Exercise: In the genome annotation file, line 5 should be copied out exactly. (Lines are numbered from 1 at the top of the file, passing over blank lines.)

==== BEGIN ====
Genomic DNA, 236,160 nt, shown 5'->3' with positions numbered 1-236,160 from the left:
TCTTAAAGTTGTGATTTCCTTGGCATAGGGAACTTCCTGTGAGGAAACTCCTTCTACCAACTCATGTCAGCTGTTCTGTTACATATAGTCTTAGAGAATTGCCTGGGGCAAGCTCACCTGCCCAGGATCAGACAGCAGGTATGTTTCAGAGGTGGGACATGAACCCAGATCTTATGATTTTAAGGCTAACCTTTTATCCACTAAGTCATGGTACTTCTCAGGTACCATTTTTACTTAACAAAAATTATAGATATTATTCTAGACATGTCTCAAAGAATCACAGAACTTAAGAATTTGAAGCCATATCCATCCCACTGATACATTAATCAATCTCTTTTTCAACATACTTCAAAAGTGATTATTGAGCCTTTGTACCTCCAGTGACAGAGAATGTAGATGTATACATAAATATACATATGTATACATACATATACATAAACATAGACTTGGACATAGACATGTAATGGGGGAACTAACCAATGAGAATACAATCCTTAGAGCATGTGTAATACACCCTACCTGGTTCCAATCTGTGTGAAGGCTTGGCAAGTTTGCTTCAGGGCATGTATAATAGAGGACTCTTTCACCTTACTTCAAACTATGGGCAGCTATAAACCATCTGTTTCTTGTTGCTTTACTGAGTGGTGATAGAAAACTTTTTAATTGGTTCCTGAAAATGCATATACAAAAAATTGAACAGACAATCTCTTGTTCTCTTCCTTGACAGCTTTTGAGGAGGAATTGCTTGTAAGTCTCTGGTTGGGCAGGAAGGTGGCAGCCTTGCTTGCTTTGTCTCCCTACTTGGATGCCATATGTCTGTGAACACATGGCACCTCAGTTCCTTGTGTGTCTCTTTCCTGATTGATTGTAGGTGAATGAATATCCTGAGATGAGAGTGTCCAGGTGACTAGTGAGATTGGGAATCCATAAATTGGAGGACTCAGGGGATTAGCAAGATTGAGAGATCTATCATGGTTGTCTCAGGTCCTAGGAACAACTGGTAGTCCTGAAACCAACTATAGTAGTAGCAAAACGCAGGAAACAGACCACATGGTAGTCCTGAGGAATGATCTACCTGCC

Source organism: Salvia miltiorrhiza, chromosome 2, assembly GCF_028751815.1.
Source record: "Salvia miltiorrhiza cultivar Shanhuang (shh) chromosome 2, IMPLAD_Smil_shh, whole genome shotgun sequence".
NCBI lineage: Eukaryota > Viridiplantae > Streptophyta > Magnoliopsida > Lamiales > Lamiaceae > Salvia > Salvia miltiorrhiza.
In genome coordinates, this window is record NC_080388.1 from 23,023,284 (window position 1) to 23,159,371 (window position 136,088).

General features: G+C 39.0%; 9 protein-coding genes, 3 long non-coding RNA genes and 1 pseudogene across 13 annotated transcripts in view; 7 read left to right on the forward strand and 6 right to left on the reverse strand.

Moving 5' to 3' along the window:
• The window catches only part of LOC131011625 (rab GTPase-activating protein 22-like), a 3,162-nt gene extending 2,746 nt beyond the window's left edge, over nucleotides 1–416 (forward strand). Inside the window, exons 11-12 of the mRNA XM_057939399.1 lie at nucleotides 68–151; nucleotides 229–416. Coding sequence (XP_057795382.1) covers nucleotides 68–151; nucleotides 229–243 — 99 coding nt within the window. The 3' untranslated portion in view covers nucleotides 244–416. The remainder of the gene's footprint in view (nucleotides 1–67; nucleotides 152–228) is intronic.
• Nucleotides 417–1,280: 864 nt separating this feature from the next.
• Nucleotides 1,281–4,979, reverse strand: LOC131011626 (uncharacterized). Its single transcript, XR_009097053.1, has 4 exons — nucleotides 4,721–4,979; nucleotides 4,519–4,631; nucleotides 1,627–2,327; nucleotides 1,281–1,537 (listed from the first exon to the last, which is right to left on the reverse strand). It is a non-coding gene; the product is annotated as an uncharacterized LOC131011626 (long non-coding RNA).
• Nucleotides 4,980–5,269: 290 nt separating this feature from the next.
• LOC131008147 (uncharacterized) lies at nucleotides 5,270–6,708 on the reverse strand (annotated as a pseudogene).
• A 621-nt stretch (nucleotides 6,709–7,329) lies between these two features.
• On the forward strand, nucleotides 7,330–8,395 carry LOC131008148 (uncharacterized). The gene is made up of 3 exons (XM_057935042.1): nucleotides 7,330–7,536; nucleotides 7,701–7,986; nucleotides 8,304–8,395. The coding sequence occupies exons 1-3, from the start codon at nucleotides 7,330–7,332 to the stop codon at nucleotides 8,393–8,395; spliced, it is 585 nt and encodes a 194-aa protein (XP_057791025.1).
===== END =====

NCBI lineage: Eukaryota > Viridiplantae > Streptophyta > Magnoliopsida > Lamiales > Lamiaceae > Salvia > Salvia miltiorrhiza.